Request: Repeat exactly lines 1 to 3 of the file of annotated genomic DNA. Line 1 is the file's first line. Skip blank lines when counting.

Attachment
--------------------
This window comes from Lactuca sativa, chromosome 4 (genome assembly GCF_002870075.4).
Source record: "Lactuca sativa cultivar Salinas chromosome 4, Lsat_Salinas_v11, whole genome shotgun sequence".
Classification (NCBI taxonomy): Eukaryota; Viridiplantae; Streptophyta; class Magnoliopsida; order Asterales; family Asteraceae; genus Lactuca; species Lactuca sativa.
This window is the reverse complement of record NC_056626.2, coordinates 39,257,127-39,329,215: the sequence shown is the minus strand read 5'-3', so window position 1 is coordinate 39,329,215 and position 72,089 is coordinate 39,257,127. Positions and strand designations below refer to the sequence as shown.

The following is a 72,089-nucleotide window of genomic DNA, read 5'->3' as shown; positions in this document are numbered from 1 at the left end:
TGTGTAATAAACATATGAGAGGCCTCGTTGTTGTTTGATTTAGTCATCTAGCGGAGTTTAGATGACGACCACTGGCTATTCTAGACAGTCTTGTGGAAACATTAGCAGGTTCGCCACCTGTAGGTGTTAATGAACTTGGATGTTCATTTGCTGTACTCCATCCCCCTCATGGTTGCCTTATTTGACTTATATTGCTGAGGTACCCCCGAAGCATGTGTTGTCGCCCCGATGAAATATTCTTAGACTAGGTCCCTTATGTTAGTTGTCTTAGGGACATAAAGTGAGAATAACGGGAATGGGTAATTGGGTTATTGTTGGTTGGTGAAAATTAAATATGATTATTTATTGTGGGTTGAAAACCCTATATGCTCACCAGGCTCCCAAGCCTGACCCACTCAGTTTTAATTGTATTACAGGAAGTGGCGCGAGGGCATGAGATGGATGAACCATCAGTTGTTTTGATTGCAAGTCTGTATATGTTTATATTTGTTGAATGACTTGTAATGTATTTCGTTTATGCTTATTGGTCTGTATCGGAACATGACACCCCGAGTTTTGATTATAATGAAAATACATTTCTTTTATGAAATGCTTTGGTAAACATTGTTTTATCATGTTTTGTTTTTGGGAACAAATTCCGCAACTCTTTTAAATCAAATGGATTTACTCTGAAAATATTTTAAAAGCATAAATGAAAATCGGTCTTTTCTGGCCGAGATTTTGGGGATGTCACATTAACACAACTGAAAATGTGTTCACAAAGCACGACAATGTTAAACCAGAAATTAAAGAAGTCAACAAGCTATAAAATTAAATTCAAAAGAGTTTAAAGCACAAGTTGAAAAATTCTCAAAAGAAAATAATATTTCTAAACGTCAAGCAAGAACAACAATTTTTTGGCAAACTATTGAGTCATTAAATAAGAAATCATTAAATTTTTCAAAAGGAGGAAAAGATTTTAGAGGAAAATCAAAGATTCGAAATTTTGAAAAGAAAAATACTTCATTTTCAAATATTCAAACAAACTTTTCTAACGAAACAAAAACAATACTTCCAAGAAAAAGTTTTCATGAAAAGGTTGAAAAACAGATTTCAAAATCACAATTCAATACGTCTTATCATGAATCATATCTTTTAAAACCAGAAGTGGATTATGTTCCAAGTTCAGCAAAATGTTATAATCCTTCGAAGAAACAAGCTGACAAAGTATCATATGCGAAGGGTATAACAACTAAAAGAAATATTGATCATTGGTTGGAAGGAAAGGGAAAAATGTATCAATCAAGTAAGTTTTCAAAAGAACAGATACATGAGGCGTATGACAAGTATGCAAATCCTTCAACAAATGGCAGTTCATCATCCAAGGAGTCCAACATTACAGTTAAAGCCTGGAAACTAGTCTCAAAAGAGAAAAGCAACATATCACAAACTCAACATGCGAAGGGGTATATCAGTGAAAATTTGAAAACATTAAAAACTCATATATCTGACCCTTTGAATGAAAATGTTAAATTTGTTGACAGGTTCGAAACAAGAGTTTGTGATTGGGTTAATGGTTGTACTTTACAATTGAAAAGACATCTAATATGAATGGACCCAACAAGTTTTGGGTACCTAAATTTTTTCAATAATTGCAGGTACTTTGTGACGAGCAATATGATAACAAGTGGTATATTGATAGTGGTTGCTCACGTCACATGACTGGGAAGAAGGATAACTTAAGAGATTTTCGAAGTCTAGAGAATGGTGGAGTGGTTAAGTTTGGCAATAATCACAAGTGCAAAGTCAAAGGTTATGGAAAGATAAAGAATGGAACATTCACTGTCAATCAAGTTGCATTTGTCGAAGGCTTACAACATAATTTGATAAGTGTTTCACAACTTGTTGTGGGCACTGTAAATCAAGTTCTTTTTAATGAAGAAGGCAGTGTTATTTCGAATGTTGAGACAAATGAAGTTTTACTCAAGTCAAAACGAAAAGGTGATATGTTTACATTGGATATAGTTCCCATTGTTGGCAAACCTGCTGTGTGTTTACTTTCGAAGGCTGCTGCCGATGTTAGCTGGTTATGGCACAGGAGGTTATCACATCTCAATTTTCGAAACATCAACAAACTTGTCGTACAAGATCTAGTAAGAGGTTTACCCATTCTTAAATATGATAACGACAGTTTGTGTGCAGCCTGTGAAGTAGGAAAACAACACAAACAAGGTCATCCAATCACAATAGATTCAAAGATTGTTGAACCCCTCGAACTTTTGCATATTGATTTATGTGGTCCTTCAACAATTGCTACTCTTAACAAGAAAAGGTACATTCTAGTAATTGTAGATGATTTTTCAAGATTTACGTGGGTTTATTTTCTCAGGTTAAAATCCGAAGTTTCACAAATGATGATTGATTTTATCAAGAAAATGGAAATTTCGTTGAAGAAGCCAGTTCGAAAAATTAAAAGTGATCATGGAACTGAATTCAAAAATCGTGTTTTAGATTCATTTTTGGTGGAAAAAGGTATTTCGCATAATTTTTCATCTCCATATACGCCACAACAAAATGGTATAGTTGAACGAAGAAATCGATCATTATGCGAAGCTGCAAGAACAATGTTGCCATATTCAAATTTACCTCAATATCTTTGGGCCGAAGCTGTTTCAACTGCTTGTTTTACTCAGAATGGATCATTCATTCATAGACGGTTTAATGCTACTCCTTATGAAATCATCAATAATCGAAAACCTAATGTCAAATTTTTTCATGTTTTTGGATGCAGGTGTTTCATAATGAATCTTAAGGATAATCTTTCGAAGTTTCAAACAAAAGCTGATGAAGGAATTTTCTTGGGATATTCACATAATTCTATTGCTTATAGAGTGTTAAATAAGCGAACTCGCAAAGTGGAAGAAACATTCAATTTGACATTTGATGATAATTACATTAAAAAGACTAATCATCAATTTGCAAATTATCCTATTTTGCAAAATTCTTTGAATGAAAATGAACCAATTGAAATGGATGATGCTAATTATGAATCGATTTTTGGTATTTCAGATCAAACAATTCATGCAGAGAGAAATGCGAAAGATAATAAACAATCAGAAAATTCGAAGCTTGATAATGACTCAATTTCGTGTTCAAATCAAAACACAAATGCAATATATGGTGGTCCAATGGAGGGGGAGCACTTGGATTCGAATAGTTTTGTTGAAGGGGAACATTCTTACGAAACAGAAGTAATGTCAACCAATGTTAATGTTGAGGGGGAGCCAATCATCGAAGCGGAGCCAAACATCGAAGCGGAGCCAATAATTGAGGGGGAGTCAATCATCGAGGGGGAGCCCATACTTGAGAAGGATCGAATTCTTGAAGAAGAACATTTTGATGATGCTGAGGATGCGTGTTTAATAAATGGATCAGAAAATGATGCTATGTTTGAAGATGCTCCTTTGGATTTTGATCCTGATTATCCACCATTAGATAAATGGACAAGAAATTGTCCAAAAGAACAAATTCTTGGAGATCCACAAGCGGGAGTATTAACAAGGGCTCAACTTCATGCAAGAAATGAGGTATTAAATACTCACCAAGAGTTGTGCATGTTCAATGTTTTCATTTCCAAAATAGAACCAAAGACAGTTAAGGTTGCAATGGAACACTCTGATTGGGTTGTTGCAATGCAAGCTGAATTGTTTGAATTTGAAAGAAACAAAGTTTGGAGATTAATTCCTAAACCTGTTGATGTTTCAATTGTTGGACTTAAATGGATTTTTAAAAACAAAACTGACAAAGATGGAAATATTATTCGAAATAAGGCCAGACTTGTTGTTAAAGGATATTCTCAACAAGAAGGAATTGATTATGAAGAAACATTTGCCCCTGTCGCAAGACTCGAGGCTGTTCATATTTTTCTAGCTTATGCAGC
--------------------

This window comes from Lactuca sativa, chromosome 4 (genome assembly GCF_002870075.4).
Source record: "Lactuca sativa cultivar Salinas chromosome 4, Lsat_Salinas_v11, whole genome shotgun sequence".
Classification (NCBI taxonomy): Eukaryota; Viridiplantae; Streptophyta; class Magnoliopsida; order Asterales; family Asteraceae; genus Lactuca; species Lactuca sativa.